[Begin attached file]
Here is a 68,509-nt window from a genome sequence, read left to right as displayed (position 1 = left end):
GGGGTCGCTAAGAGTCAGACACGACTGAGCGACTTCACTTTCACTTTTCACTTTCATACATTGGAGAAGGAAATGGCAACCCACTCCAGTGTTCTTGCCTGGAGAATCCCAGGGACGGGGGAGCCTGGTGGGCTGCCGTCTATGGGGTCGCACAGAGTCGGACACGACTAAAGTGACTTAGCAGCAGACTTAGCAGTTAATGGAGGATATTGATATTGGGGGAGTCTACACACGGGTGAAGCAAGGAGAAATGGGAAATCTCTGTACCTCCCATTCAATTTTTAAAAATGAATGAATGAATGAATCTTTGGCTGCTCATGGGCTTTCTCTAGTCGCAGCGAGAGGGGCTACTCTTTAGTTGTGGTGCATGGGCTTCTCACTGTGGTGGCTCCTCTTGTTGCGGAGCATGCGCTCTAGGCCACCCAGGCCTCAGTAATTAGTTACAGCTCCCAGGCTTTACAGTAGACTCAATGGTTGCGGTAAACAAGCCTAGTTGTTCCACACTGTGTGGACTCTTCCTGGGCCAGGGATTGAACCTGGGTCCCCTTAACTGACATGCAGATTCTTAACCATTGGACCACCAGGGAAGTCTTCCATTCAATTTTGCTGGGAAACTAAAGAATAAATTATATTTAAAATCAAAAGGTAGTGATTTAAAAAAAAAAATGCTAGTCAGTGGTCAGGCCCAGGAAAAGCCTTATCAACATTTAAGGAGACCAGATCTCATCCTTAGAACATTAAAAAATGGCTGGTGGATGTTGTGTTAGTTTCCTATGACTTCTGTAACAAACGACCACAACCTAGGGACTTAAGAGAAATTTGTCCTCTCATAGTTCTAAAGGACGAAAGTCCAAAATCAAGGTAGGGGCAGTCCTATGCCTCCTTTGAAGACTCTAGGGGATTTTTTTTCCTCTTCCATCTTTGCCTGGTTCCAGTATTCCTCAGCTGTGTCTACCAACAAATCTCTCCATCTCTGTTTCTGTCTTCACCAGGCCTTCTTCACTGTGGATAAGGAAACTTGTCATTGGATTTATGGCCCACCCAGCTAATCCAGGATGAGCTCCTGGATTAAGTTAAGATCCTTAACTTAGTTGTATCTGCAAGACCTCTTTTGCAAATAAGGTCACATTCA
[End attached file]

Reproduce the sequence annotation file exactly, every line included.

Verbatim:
Here is a 68,509-nt window from a genome sequence, read left to right as displayed (position 1 = left end):
GGGGTCGCTAAGAGTCAGACACGACTGAGCGACTTCACTTTCACTTTTCACTTTCATACATTGGAGAAGGAAATGGCAACCCACTCCAGTGTTCTTGCCTGGAGAATCCCAGGGACGGGGGAGCCTGGTGGGCTGCCGTCTATGGGGTCGCACAGAGTCGGACACGACTAAAGTGACTTAGCAGCAGACTTAGCAGTTAATGGAGGATATTGATATTGGGGGAGTCTACACACGGGTGAAGCAAGGAGAAATGGGAAATCTCTGTACCTCCCATTCAATTTTTAAAAATGAATGAATGAATGAATCTTTGGCTGCTCATGGGCTTTCTCTAGTCGCAGCGAGAGGGGCTACTCTTTAGTTGTGGTGCATGGGCTTCTCACTGTGGTGGCTCCTCTTGTTGCGGAGCATGCGCTCTAGGCCACCCAGGCCTCAGTAATTAGTTACAGCTCCCAGGCTTTACAGTAGACTCAATGGTTGCGGTAAACAAGCCTAGTTGTTCCACACTGTGTGGACTCTTCCTGGGCCAGGGATTGAACCTGGGTCCCCTTAACTGACATGCAGATTCTTAACCATTGGACCACCAGGGAAGTCTTCCATTCAATTTTGCTGGGAAACTAAAGAATAAATTATATTTAAAATCAAAAGGTAGTGATTTAAAAAAAAAAATGCTAGTCAGTGGTCAGGCCCAGGAAAAGCCTTATCAACATTTAAGGAGACCAGATCTCATCCTTAGAACATTAAAAAATGGCTGGTGGATGTTGTGTTAGTTTCCTATGACTTCTGTAACAAACGACCACAACCTAGGGACTTAAGAGAAATTTGTCCTCTCATAGTTCTAAAGGACGAAAGTCCAAAATCAAGGTAGGGGCAGTCCTATGCCTCCTTTGAAGACTCTAGGGGATTTTTTTTCCTCTTCCATCTTTGCCTGGTTCCAGTATTCCTCAGCTGTGTCTACCAACAAATCTCTCCATCTCTGTTTCTGTCTTCACCAGGCCTTCTTCACTGTGGATAAGGAAACTTGTCATTGGATTTATGGCCCACCCAGCTAATCCAGGATGAGCTCCTGGATTAAGTTAAGATCCTTAACTTAGTTGTATCTGCAAGACCTCTTTTGCAAATAAGGTCACATTCA